D-Link’s G-132 HiSpeed USB Wireless Adapter

by Tim J. Summers

D-Link's HiSpeed USBOf all the types of WiFi devices, I find this D-Link externally mountable USB adapter the most versatile and handiest - plug in the computer’s USB port or use the sturdy mount and cable, for max range. And, ta dah, it a “super g” device that, in an ideal environment, can transmit up to 108 Mbps and 400’. In reality, I transmitted an average of 90 Mbps at a range of 295’ outside and 75 Mbps at 85-110’ inside. If this won’t do, there are repeaters and antennas to extend your range. For most home or SOHO uses, it is quite sufficient.

The browser install wizard makes installation a cinch. Just drop the CD in, follow the directions (including when to plug the USB adapter in), type in a few settings and you’ll be e-mailing or surfing the web. Setup is very straight forward. Just follow the directions in the AirPlus XtreemeG Utility. I complete a few options and accept defaults on the majority of entries. The Quick Install Guide is well illustrated and the language is clear. Enable “Encryption”, write down the SSID (whatever name you want to call your system), and a password.

How about how it works? As a portable device, it is more subject to abuse than other devices. But I must tell you where there’s a signal, it is always there - very reliable - hasn’t failed once, but it doesn’t like insecure networks. It works great with my wireless router (another brand, not D-Link).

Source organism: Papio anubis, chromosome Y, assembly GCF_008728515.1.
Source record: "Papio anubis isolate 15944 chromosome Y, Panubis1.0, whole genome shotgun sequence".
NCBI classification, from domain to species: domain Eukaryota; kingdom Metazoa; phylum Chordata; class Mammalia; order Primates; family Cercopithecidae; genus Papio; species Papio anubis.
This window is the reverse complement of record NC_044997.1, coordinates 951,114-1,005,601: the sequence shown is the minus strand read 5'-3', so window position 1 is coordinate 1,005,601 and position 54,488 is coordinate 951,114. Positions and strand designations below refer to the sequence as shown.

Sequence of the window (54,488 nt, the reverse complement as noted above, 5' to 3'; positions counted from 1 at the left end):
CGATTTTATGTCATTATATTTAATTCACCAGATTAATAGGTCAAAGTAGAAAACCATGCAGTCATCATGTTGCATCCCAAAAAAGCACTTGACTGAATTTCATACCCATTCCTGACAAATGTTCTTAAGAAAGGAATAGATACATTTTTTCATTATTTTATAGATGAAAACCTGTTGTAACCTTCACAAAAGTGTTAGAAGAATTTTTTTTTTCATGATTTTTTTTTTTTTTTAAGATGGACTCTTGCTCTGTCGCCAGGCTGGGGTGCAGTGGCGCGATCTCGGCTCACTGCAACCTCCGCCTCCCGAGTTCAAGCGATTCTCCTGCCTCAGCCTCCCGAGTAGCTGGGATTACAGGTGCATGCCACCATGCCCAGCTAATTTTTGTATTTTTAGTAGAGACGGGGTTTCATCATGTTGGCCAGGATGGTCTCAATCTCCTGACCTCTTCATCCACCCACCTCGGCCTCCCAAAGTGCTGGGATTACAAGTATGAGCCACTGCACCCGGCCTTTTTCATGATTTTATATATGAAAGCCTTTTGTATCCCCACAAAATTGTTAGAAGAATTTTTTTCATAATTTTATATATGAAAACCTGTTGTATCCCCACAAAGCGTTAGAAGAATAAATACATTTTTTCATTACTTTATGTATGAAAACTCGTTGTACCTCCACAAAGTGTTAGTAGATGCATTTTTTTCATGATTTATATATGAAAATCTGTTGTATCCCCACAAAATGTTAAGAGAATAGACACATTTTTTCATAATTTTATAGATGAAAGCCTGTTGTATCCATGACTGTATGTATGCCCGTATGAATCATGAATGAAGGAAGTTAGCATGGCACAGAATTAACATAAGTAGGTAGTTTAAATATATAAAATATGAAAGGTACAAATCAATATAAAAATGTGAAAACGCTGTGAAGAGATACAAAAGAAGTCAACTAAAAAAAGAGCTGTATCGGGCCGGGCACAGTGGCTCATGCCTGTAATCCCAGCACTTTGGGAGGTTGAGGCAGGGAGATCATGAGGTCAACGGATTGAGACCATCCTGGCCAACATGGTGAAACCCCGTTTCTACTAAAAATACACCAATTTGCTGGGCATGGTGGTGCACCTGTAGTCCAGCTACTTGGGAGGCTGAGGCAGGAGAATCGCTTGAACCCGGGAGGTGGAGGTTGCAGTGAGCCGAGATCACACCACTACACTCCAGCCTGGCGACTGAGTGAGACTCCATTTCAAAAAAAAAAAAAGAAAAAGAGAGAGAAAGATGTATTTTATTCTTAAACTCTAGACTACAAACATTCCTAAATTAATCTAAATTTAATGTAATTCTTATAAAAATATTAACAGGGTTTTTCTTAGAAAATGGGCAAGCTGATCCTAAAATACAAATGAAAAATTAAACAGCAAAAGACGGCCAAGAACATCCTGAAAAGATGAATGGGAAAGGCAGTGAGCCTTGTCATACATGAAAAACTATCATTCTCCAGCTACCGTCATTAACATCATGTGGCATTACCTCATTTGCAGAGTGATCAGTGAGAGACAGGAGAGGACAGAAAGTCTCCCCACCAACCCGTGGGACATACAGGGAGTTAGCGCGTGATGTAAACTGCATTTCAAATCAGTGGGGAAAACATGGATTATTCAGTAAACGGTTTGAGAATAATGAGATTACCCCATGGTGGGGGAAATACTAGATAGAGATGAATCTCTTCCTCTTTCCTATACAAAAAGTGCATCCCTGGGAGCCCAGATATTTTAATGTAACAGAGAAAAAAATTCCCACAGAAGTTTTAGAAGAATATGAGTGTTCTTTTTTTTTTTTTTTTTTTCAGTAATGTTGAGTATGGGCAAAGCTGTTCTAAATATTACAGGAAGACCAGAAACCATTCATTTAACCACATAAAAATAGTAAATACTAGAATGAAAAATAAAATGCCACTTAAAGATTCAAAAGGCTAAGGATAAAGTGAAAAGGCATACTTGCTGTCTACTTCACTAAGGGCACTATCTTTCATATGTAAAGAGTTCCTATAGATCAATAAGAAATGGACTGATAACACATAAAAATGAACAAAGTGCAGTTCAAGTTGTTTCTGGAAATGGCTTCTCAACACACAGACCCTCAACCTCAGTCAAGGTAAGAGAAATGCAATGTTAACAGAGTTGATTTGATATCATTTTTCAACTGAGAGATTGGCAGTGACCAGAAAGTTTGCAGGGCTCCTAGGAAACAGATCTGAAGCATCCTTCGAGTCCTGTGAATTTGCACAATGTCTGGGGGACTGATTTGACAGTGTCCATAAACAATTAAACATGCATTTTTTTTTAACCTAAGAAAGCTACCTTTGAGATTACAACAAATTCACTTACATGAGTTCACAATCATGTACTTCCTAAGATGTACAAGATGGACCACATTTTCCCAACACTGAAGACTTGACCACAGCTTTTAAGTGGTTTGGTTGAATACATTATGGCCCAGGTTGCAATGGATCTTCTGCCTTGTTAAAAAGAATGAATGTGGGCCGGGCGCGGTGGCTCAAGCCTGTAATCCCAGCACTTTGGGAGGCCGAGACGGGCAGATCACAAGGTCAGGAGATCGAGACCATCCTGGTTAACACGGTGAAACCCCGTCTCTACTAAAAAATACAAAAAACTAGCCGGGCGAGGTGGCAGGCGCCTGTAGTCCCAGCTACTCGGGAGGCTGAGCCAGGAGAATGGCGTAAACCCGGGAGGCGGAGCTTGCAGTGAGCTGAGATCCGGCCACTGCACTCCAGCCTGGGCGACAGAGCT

Like any other WiFi device, it is important to enable support for WPA, 802.1x and user authentication. This is particularly important in public access hot spots. I was impressed that this unit could be used in a peer-to-peer mode or client mode. Nice touch.

I talked to a MAC user who uses a D-Link notebook adapter. He is enthusiastic about how well it works on My Apple Extreme Network. And it is “cheaper than Apple’s adapter”.
If you connect to a USB1 port, the device’s performance suffers significantly. (It is compatible with 11.b and USB1. If you don't have a USB2 port, don’t get this device. It doesn’t make sense to use a 108Mbps adapter on a 10Mbps port! And it's 2006, what are you doing with a USB1 port?)

Otherwise, it connects reliably to wireless networks anywhere I go and rarely drops signals. It is also very easy to disconnect, reconnect and swap between laptops and desktop computers. It works with other USB devices just as well, such as memory readers, flash memory drives and even my webcam.

Also, keep in mind: this is a USB card, it is for portable use. If you try to consistently maximize the throughput, depending on the conditions, it may overheat. If you need to statically connect it to a single machine, get the PCI or PC card.

You can’t go wrong with this wireless adapter - it is reliable, acquires a consistently strong signal and better than average speeds. Helpful 24/7 tech support, phone and e-mail. For more info go to www.dlink.com.

Tim J. Summers is a HAL-PC member who is the "go to guy" for wireless at a locally headquartered data security company. He installed their WiFi system two years ago.